How did you find your current career path?
To a certain extent, it found me, but really, my principle has always been: Take the opportunity you’re given, do your best, maximize what you know, and use it to the fullest. If you do that, then things will come to you. I think I’ve also been confident in learning new things. The question should never be ‘Why me?’, but ‘Why not me?’ And just trust yourself that you can do it, as long as you’re willing to put in the hard work like anyone else.
Find our more of “What’s Happening” at Stevenson here. (https://stevensonschool.org/news/)
How did you develop your attitude?
I think Stevenson played a big role for me. I was challenged there, but I was also supported in that challenge. The School didn’t let students fall on their face and fail. I try to establish that with my team now, pushing them, challenging them, but making sure that they are also set up to succeed with the support they need.
What lessons have you learned about being a leader?
One of the things that I learned early on as a manager of others is that it may not be something that’s important to you specifically, but if it’s important to that person, you need to work with them, address it, help them navigate it, because sometimes people get preoccupied with certain projects, or they’re just having a bad day. I also have employees who are parents, and I need to acknowledge and support this very important part of their lives by trying to be flexible. You’ll get them where you need them to be when they feel supported to get there.
What are your strengths?
I have a strong entrepreneurial spirit, and I’m a finisher: I will get to the finish line. I think that those are probably two of my strongest. I think on the softer-skill side of life, I’m loyal. I’d say I’m a little bit fiery and passionate, but for the most part, I think my loyalty, and putting people around me first, has paid off in terms of my team retention, which has been very important the last couple of years.”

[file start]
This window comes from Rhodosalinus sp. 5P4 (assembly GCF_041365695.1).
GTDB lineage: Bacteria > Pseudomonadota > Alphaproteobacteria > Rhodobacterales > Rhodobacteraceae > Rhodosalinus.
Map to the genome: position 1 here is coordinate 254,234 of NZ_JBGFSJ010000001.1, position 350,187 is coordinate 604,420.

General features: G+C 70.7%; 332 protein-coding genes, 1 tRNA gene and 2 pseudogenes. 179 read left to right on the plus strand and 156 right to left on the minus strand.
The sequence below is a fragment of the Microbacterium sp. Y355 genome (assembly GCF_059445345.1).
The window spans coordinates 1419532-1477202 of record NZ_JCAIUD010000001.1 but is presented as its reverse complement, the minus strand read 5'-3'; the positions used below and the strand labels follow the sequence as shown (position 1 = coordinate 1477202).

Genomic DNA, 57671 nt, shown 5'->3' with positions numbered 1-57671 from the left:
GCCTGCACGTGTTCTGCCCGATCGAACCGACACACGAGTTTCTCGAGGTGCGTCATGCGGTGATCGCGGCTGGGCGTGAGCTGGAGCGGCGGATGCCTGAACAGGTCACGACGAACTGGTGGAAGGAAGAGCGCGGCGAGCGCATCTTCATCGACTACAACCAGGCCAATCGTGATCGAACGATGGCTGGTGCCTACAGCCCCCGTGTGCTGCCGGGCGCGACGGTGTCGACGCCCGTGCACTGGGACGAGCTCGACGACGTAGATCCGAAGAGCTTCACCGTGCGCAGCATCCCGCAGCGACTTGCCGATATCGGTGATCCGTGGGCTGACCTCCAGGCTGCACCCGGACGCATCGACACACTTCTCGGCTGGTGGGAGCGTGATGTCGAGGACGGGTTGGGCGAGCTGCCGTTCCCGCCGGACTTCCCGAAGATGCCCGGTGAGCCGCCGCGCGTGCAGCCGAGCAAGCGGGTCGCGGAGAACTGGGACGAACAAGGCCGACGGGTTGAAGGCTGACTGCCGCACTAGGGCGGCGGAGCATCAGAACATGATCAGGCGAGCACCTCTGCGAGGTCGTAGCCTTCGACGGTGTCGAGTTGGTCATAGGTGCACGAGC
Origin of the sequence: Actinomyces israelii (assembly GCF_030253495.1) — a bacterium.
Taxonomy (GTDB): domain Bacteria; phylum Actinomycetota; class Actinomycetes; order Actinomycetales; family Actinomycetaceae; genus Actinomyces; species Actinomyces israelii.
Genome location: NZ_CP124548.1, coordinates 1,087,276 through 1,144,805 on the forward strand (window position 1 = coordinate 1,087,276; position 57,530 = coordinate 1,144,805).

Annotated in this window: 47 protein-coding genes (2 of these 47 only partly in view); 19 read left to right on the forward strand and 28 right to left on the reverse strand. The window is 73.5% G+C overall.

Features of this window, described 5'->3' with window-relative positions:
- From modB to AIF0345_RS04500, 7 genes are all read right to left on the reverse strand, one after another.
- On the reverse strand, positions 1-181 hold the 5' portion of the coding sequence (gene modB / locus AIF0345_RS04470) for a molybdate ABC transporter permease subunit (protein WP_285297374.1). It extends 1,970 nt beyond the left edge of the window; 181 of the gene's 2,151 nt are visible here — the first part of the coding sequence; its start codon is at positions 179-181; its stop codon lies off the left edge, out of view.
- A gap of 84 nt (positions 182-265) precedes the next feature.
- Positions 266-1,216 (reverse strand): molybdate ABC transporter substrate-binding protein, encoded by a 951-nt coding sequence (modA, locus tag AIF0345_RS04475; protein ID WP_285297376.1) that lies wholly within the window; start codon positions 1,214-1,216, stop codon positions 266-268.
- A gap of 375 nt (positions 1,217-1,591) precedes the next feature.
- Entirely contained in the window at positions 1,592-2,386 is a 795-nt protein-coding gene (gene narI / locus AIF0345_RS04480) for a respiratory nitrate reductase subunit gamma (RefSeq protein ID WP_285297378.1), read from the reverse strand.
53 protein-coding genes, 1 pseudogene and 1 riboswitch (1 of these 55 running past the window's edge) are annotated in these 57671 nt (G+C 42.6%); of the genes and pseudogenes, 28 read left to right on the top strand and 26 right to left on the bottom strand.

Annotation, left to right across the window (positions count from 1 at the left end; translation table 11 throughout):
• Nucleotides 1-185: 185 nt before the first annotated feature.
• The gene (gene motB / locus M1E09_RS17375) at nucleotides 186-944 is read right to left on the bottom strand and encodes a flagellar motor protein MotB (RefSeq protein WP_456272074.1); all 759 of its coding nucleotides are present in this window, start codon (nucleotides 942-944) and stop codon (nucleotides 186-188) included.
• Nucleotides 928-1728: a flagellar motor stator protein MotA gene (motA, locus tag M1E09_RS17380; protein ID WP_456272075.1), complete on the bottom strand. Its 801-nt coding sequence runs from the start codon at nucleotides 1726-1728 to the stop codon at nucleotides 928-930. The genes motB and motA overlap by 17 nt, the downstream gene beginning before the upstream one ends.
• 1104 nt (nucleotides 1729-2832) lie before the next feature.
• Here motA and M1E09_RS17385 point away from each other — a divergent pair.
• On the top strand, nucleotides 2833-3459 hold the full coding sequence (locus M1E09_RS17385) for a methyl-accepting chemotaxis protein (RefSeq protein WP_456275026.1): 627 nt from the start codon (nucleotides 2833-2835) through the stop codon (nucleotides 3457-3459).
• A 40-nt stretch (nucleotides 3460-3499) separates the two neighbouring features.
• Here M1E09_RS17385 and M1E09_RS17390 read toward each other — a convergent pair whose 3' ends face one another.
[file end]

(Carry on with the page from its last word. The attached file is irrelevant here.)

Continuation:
Can you share a favorite RLS memory?
The Junior/Senior prank. My class went seriously overboard, and we got in so much trouble, but we really came together that night as a class, and it just set the tone going into senior year that there were no cliques, and I think that was super cool. It was a progression. We started freshman year as RLS middle school kids plus out-of-state boarders and international boarders and other local kids. There were the sports teams, the academic kids, the theater kids; the different groups and cliques were pronounced in our class when we started.
By the end of our time, there were no groups or cliques at all. Everybody got along and I think that was the really special thing about that night: we all came together. That’s what I loved about my time when I look back on it, even when I think about Mr. Fayroian [dean of students in 2001] shaking with rage at assembly the next day.
Do you have a favorite teacher from your time here?
I think Sam Salerno would be at the top of my list. I had him in fourth grade, sixth grade, eighth grade, freshman, junior, and senior years, so I had him when he taught lower, middle, and high school. I had him for the better part of my Stevenson tenure. He was just an incredible educator, person, and poet.
Who has Driscoll family bragging rights at Stevenson?
Brian ‘91, Kelley ‘92, and Megan ‘93 graduated when I was still pretty young, but I grew up very competitive. Brian was the star athlete there, but you know what? He never won a league title, so he doesn’t have a banner hanging in the gym like I do. And I think Brian and I tied for best grade in Mr. Tintle’s Bird Study class, more than ten years apart. We both got 100, and then there was an extra credit and we each missed one on that, so I guess it was a tie.